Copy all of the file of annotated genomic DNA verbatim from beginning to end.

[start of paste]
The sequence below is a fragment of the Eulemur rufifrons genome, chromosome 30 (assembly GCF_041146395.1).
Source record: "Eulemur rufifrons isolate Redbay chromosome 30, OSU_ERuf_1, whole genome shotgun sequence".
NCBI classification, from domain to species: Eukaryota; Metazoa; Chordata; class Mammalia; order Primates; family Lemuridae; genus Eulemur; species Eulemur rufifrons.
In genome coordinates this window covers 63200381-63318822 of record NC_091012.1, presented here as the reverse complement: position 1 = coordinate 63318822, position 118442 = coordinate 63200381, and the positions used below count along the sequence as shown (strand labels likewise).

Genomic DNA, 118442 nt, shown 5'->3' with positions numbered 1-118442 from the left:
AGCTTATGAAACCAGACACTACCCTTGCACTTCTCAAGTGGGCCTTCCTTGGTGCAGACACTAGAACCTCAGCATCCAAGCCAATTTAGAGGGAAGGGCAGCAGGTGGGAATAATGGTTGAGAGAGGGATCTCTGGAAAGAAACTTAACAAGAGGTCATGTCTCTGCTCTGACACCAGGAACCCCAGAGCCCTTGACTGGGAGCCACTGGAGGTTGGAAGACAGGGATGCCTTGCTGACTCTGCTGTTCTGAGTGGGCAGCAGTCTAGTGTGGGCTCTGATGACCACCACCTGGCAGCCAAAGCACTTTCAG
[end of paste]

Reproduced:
The sequence below is a fragment of the Eulemur rufifrons genome, chromosome 30 (assembly GCF_041146395.1).
Source record: "Eulemur rufifrons isolate Redbay chromosome 30, OSU_ERuf_1, whole genome shotgun sequence".
NCBI classification, from domain to species: Eukaryota; Metazoa; Chordata; class Mammalia; order Primates; family Lemuridae; genus Eulemur; species Eulemur rufifrons.
In genome coordinates this window covers 63200381-63318822 of record NC_091012.1, presented here as the reverse complement: position 1 = coordinate 63318822, position 118442 = coordinate 63200381, and the positions used below count along the sequence as shown (strand labels likewise).

Genomic DNA, 118442 nt, shown 5'->3' with positions numbered 1-118442 from the left:
AGCTTATGAAACCAGACACTACCCTTGCACTTCTCAAGTGGGCCTTCCTTGGTGCAGACACTAGAACCTCAGCATCCAAGCCAATTTAGAGGGAAGGGCAGCAGGTGGGAATAATGGTTGAGAGAGGGATCTCTGGAAAGAAACTTAACAAGAGGTCATGTCTCTGCTCTGACACCAGGAACCCCAGAGCCCTTGACTGGGAGCCACTGGAGGTTGGAAGACAGGGATGCCTTGCTGACTCTGCTGTTCTGAGTGGGCAGCAGTCTAGTGTGGGCTCTGATGACCACCACCTGGCAGCCAAAGCACTTTCAG